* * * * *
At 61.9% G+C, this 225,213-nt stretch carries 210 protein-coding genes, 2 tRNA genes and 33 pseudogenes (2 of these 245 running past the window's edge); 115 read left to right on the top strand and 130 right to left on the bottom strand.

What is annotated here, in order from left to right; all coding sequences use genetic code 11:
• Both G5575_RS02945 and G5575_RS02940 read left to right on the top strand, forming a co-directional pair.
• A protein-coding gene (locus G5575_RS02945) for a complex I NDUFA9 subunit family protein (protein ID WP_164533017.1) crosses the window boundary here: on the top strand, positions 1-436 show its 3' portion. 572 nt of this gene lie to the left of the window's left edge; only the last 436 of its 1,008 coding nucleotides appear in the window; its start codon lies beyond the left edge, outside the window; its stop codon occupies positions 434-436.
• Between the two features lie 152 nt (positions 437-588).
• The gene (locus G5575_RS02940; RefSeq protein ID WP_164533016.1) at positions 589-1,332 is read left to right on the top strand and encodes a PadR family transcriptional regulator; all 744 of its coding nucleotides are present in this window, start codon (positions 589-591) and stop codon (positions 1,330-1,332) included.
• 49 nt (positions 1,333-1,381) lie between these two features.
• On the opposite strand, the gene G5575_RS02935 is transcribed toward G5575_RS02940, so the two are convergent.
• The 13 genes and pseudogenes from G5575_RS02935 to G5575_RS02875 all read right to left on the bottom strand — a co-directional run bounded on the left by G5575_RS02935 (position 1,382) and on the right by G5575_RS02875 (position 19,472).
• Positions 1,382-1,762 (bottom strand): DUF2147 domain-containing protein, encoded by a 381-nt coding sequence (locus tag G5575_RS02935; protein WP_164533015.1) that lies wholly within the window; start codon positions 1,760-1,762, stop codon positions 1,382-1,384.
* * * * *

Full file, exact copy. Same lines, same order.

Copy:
At 61.9% G+C, this 225,213-nt stretch carries 210 protein-coding genes, 2 tRNA genes and 33 pseudogenes (2 of these 245 running past the window's edge); 115 read left to right on the top strand and 130 right to left on the bottom strand.

What is annotated here, in order from left to right; all coding sequences use genetic code 11:
• Both G5575_RS02945 and G5575_RS02940 read left to right on the top strand, forming a co-directional pair.
• A protein-coding gene (locus G5575_RS02945) for a complex I NDUFA9 subunit family protein (protein ID WP_164533017.1) crosses the window boundary here: on the top strand, positions 1-436 show its 3' portion. 572 nt of this gene lie to the left of the window's left edge; only the last 436 of its 1,008 coding nucleotides appear in the window; its start codon lies beyond the left edge, outside the window; its stop codon occupies positions 434-436.
• Between the two features lie 152 nt (positions 437-588).
• The gene (locus G5575_RS02940; RefSeq protein ID WP_164533016.1) at positions 589-1,332 is read left to right on the top strand and encodes a PadR family transcriptional regulator; all 744 of its coding nucleotides are present in this window, start codon (positions 589-591) and stop codon (positions 1,330-1,332) included.
• 49 nt (positions 1,333-1,381) lie between these two features.
• On the opposite strand, the gene G5575_RS02935 is transcribed toward G5575_RS02940, so the two are convergent.
• The 13 genes and pseudogenes from G5575_RS02935 to G5575_RS02875 all read right to left on the bottom strand — a co-directional run bounded on the left by G5575_RS02935 (position 1,382) and on the right by G5575_RS02875 (position 19,472).
• Positions 1,382-1,762 (bottom strand): DUF2147 domain-containing protein, encoded by a 381-nt coding sequence (locus tag G5575_RS02935; protein WP_164533015.1) that lies wholly within the window; start codon positions 1,760-1,762, stop codon positions 1,382-1,384.